Soybeans Slump to 1-Month Low on U.S. Dry Weather; Grains Rise

Soybeans dropped to a one-month low on speculation that dry weather in the U.S. Midwest will help maturing crops rebound after conditions deteriorated. Corn and wheat rose.

The weather will be mostly dry and warm over the next two weeks, T-Storm Weather LLC said in a note to clients. Soybean-crop conditions deteriorated for five straight weeks and are the worst so far this season. About 50 percent of fields were in good or excellent condition as of Sept. 15, compared with 64 percent on Aug. 11. The U.S. Department of Agriculture will publish its weekly update on crop ratings later today.

“The weather, at least in the extended outlook, looks warmer,” Mark Schultz, the chief analyst for Northstar Commodity Investment Co., said in a telephone interview from Minneapolis. “That means more harvest will pick up. Most of these beans are going to make it to maturity.”

Soybean futures for November delivery slid 0.6 percent to settle at $13.0775 a bushel at 1:15 p.m. on the Chicago Board of Trade, after falling to $13.055, the lowest since Aug. 23. Prices dropped 4.8 percent last week.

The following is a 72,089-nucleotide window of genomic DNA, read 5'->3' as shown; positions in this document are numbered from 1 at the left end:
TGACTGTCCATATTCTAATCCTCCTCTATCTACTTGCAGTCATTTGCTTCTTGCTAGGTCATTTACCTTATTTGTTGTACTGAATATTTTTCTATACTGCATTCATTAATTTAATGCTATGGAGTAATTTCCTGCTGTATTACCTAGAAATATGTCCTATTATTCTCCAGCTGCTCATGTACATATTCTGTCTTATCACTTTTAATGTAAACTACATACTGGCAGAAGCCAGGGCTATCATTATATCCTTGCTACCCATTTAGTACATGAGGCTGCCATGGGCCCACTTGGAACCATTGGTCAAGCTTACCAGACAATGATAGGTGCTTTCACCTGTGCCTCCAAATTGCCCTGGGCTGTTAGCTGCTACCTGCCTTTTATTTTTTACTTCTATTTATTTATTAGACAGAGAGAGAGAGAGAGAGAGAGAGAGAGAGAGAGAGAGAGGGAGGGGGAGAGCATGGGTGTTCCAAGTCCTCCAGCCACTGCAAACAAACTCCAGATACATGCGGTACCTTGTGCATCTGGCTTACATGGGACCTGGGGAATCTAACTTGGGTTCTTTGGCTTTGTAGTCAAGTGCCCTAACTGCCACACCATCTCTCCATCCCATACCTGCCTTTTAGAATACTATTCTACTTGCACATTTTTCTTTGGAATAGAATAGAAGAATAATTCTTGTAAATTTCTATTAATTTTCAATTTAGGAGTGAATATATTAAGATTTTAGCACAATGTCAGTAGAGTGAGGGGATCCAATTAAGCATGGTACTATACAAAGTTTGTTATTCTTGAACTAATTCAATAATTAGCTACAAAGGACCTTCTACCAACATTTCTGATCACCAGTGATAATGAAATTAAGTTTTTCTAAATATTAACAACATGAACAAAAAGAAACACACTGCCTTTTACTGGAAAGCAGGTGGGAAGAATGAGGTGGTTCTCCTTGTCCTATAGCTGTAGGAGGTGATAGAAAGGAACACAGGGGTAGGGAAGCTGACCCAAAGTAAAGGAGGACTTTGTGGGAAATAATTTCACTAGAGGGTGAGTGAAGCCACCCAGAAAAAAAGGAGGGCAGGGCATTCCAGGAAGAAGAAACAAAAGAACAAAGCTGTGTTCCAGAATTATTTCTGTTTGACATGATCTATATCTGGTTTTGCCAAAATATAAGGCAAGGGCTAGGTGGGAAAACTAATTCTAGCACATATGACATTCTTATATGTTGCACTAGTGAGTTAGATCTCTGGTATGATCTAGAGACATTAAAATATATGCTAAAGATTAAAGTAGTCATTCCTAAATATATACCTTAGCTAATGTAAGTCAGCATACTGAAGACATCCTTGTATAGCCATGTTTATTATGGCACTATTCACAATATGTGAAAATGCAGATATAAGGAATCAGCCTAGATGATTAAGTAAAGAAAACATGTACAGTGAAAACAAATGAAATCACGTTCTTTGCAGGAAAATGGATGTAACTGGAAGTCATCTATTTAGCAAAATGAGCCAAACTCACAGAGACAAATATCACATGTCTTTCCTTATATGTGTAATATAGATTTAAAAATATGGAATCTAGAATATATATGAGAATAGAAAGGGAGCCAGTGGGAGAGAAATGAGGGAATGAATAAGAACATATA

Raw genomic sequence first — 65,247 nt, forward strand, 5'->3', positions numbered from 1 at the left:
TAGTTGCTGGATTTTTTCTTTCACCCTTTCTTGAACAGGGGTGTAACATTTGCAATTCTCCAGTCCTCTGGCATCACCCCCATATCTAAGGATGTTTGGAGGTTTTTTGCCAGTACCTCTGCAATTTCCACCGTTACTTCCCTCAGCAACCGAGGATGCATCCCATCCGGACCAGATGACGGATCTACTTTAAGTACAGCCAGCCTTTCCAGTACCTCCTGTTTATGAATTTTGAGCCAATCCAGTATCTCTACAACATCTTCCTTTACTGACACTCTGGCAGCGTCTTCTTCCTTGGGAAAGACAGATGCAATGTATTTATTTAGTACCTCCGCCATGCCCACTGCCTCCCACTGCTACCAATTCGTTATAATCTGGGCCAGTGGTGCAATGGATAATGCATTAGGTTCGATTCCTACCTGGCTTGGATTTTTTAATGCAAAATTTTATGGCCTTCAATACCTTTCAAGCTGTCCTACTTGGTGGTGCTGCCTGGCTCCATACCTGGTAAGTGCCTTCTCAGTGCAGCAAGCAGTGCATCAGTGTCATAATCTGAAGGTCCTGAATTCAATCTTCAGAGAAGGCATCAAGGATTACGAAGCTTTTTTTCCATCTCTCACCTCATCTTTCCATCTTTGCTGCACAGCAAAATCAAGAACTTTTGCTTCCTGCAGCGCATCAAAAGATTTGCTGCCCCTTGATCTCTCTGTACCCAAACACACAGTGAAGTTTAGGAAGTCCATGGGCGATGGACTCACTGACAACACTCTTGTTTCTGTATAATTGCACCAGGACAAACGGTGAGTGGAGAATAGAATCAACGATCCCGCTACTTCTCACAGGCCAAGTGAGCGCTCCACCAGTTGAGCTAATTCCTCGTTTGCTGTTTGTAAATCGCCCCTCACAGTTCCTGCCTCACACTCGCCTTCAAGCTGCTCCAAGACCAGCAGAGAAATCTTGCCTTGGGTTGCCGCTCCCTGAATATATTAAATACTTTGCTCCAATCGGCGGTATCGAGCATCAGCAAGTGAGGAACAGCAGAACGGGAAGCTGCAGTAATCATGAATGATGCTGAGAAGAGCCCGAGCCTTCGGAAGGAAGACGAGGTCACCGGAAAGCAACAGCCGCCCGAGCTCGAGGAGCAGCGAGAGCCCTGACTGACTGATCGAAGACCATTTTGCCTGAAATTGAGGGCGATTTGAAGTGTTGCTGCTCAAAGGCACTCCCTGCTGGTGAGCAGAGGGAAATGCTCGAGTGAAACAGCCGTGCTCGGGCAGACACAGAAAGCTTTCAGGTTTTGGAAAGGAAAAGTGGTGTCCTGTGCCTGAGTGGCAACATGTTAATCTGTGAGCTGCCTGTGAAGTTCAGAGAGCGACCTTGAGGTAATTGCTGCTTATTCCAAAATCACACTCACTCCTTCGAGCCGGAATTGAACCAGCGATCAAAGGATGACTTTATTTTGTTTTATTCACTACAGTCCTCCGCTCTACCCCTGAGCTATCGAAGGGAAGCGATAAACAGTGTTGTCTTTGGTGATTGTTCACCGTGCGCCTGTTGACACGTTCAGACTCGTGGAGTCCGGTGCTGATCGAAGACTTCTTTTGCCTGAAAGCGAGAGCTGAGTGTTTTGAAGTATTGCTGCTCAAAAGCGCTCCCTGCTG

“The U.S. soybean harvest has commenced, and the early yield results seem to be holding up better than expected,” Luke Mathews, a commodity strategist at Commonwealth Bank of Australia (CBA), said in a report today. “The oilseed market will be torn between mounting U.S. harvest pressure, changing production estimates and strong export-sales results.”

Soybeans rallied for six weeks through Sept. 13 as crop conditions in the Midwest worsened, government data show.

Corn futures for December delivery rose 0.5 percent to close at $4.5325 a bushel in Chicago. Prices slumped 1.7 percent last week, the third straight decline.

Wheat futures for delivery in December climbed 1.1 percent to $6.535 a bushel on the CBOT.

To contact the reporters on this story: Elizabeth Campbell in Chicago at ecampbell14@bloomberg.net; Rudy Ruitenberg in Paris at rruitenberg@bloomberg.net

To contact the editor responsible for this story: Steve Stroth at sstroth@bloomberg.net

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